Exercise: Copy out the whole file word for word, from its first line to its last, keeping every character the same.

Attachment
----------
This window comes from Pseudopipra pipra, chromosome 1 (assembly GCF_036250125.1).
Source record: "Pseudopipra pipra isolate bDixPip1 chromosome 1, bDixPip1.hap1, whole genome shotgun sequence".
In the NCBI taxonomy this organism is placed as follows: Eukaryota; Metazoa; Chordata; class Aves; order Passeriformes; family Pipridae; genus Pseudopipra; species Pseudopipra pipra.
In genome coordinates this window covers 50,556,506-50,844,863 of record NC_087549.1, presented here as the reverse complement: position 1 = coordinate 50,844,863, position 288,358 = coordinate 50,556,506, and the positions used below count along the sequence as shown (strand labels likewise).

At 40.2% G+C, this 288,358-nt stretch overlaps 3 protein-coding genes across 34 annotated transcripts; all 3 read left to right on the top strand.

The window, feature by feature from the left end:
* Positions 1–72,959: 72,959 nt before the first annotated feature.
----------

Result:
This window comes from Pseudopipra pipra, chromosome 1 (assembly GCF_036250125.1).
Source record: "Pseudopipra pipra isolate bDixPip1 chromosome 1, bDixPip1.hap1, whole genome shotgun sequence".
In the NCBI taxonomy this organism is placed as follows: Eukaryota; Metazoa; Chordata; class Aves; order Passeriformes; family Pipridae; genus Pseudopipra; species Pseudopipra pipra.
In genome coordinates this window covers 50,556,506-50,844,863 of record NC_087549.1, presented here as the reverse complement: position 1 = coordinate 50,844,863, position 288,358 = coordinate 50,556,506, and the positions used below count along the sequence as shown (strand labels likewise).

At 40.2% G+C, this 288,358-nt stretch overlaps 3 protein-coding genes across 34 annotated transcripts; all 3 read left to right on the top strand.

The window, feature by feature from the left end:
* Positions 1–72,959: 72,959 nt before the first annotated feature.